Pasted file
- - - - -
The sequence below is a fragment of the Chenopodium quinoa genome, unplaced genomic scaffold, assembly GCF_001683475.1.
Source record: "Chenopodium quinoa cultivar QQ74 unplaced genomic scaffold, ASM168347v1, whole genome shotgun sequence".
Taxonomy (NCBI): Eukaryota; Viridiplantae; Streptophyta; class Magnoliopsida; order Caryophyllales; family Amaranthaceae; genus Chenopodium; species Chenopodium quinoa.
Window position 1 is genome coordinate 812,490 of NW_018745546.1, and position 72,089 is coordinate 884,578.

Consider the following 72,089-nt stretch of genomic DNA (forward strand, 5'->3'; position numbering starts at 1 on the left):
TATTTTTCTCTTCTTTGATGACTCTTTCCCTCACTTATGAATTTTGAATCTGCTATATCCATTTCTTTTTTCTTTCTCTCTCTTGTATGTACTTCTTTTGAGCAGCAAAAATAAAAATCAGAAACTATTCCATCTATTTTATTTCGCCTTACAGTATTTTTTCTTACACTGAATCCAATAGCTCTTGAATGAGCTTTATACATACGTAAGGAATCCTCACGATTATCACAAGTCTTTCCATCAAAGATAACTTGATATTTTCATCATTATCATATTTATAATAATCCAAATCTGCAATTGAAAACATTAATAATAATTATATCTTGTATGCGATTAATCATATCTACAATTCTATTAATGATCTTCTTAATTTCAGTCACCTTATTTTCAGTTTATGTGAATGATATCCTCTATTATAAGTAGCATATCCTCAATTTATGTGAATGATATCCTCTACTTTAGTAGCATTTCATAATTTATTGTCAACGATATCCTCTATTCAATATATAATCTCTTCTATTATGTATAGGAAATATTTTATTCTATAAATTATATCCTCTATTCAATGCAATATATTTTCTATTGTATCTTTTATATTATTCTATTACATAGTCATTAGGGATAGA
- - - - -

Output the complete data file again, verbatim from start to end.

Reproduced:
The sequence below is a fragment of the Chenopodium quinoa genome, unplaced genomic scaffold, assembly GCF_001683475.1.
Source record: "Chenopodium quinoa cultivar QQ74 unplaced genomic scaffold, ASM168347v1, whole genome shotgun sequence".
Taxonomy (NCBI): Eukaryota; Viridiplantae; Streptophyta; class Magnoliopsida; order Caryophyllales; family Amaranthaceae; genus Chenopodium; species Chenopodium quinoa.
Window position 1 is genome coordinate 812,490 of NW_018745546.1, and position 72,089 is coordinate 884,578.

Consider the following 72,089-nt stretch of genomic DNA (forward strand, 5'->3'; position numbering starts at 1 on the left):
TATTTTTCTCTTCTTTGATGACTCTTTCCCTCACTTATGAATTTTGAATCTGCTATATCCATTTCTTTTTTCTTTCTCTCTCTTGTATGTACTTCTTTTGAGCAGCAAAAATAAAAATCAGAAACTATTCCATCTATTTTATTTCGCCTTACAGTATTTTTTCTTACACTGAATCCAATAGCTCTTGAATGAGCTTTATACATACGTAAGGAATCCTCACGATTATCACAAGTCTTTCCATCAAAGATAACTTGATATTTTCATCATTATCATATTTATAATAATCCAAATCTGCAATTGAAAACATTAATAATAATTATATCTTGTATGCGATTAATCATATCTACAATTCTATTAATGATCTTCTTAATTTCAGTCACCTTATTTTCAGTTTATGTGAATGATATCCTCTATTATAAGTAGCATATCCTCAATTTATGTGAATGATATCCTCTACTTTAGTAGCATTTCATAATTTATTGTCAACGATATCCTCTATTCAATATATAATCTCTTCTATTATGTATAGGAAATATTTTATTCTATAAATTATATCCTCTATTCAATGCAATATATTTTCTATTGTATCTTTTATATTATTCTATTACATAGTCATTAGGGATAGA